him for information about the other locations I was going
to visit while in
British Columbia. He left a small bell on the bar in
case anyone came by and
needed some service while he was up in the dome.
At Jasper the train makes a 1 1/4 hour stop. This was enough time to
stretch the legs with a walk around the town and get back to the station
watch the servicing of the train. They use trucks with utility lifts
to clean the dome windows. At this point I made a walk of the train
counted the cars. There were 2 engines and 19 cars: 1 baggage, 2 coaches,
Skyline dome cars, 2 diners, 10 Manor sleepers, and the Park car. The
Skyline car was directly behind the 2 coaches and was their refreshment
It was set up with a working kitchen so it could serve light meals.
actually had an oven and cooktop, no microwave. The menu showed that
were some hot plates available such as a hamburger, a pasta plate,
roast chicken plate. Everything else on the coach menu was cold.
I'm sure it
sufficed because it seemed that most coach traffic was local.
It did not
appear that too many were travelling long distances by coach
and those that
were were younger folks that probably brought their own
food or were
satisfied with the limited menu. (my opinion only). The 2
first class diners
each were accompanied by their own Skyline car as the
After Jasper the train really got quiet. A majority of the passengers
get off in Jasper. The great Rocky Mountain lodges and national parks are
located there and it is a popular destination spot. From then on there were
always seats available in the dome for all 4 of us. The attendants served
hors doerves and champaign in the lounges and domes about 30 minutes after
Dinner was at 630pm and was another fantastic meal. The diner was set
a bit more formal for dinner and the tables had candlelight, although
still bright outside so the effect was a bit lost.
We were able to enjoy the dome cars until well after 10pm as we were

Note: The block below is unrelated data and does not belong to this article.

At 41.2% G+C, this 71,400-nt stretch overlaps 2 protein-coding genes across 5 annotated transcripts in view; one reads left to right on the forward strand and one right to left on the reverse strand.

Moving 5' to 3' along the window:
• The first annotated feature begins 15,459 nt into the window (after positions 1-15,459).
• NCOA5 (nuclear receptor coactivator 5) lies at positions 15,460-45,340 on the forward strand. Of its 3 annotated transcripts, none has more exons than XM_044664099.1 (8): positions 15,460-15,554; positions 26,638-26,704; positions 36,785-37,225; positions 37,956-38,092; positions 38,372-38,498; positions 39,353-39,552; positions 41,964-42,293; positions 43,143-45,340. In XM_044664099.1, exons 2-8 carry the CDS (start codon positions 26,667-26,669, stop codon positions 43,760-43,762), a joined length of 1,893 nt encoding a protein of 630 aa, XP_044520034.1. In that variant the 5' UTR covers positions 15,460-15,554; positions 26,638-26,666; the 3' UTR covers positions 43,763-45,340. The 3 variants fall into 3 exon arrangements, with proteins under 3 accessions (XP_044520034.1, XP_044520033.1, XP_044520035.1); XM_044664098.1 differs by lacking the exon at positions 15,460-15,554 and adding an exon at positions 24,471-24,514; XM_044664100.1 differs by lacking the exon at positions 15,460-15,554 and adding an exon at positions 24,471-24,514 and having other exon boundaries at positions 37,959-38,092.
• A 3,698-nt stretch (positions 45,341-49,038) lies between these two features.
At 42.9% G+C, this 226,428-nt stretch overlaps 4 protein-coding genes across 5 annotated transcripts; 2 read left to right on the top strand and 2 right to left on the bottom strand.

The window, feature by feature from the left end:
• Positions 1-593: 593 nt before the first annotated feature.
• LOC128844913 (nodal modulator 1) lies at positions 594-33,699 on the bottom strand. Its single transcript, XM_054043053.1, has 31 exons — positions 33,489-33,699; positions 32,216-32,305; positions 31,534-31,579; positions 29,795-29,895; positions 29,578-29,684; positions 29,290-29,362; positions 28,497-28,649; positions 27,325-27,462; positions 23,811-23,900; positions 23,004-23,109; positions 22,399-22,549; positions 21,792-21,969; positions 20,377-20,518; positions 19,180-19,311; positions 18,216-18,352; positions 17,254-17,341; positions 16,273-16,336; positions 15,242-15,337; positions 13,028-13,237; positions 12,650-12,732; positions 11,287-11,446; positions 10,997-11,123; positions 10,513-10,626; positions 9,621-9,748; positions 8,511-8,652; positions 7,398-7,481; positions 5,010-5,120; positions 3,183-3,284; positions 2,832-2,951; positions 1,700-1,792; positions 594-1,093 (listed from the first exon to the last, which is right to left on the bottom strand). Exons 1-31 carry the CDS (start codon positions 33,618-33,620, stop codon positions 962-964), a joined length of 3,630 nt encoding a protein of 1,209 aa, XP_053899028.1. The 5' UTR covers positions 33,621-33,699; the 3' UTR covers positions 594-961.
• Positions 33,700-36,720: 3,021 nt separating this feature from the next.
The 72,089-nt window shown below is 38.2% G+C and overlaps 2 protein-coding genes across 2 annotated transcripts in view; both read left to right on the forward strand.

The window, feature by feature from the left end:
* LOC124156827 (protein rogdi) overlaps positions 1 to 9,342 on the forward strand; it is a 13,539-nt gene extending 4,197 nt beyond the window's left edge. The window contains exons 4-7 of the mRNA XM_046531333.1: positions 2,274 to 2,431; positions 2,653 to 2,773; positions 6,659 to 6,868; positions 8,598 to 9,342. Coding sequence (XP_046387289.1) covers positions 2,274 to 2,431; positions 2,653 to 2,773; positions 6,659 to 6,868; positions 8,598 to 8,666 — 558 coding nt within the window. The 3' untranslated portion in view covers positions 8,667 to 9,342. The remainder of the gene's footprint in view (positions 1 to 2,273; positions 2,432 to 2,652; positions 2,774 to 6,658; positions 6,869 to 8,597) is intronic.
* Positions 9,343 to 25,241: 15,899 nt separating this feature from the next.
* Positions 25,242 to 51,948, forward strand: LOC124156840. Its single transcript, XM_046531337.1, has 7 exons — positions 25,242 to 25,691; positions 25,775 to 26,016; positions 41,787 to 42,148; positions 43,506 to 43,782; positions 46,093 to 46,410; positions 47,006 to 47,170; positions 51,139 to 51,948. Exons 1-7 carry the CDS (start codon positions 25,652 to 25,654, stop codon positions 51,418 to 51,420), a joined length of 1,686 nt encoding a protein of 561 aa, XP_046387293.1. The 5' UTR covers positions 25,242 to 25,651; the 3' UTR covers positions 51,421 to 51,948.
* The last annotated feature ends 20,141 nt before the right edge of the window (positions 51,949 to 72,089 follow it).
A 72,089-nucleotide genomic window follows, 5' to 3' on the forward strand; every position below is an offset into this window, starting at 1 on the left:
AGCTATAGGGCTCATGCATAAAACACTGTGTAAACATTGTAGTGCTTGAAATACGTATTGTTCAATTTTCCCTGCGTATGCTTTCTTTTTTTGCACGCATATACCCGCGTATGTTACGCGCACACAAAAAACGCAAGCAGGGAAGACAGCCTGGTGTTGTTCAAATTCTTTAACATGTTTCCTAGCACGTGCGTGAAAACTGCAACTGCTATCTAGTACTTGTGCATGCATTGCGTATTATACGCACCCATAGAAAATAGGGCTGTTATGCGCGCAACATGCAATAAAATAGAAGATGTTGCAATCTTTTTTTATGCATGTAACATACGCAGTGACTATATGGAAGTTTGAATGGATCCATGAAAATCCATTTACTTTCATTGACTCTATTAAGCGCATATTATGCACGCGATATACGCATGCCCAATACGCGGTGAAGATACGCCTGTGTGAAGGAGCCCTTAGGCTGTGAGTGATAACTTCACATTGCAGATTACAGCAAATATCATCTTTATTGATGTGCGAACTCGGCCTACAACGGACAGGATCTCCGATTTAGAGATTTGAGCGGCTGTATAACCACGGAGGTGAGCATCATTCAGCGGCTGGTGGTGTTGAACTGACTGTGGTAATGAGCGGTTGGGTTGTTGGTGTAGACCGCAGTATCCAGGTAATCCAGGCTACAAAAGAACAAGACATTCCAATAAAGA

nearing the summer solstice and since we were at a northern latitude it
stayed bright outside. The lights were left off in the dome after dark.
were only a few floor lights lit so you could find your way.
After a good nights sleep (how do they make those wafer thin beds so
we arrived into Vancouver 30 minutes early.
I found the personnel
on VIA to ALL be very attentive, polite, and
knowledgeable. The train was
impeccably clean and was kept that way
throughout the trip. There were
no large trash bags left sitting around to
act as garbage cans, a la Amtrak.
What waste bins there were seemed to always
be empty. I'd toss something
and the next time I went by the small bin would
be empty with a new trash
liner in place. We were sidelined once, for 5
minutes, to await a freight
travelling east. Other than that all train meets
went remarkably smoothe.
We never went noticeably slow to allow for a freight
meet. I counted 23
freights that we passed, held in sidings, that were
heading in our same
direction and 15 headed in the opposite direction and yet
we were held
only 5 minutes. UPRR dispatchers could learn something from
these CN guys.
In closing, I have to say that this is the very best trip I've taken by
rail since I was a kid on the Silver Meteor in 1970. I highly recommend
trip on VIA#1/2 to anyone looking for a grand rail travel experience
to the way it was over 30 years ago.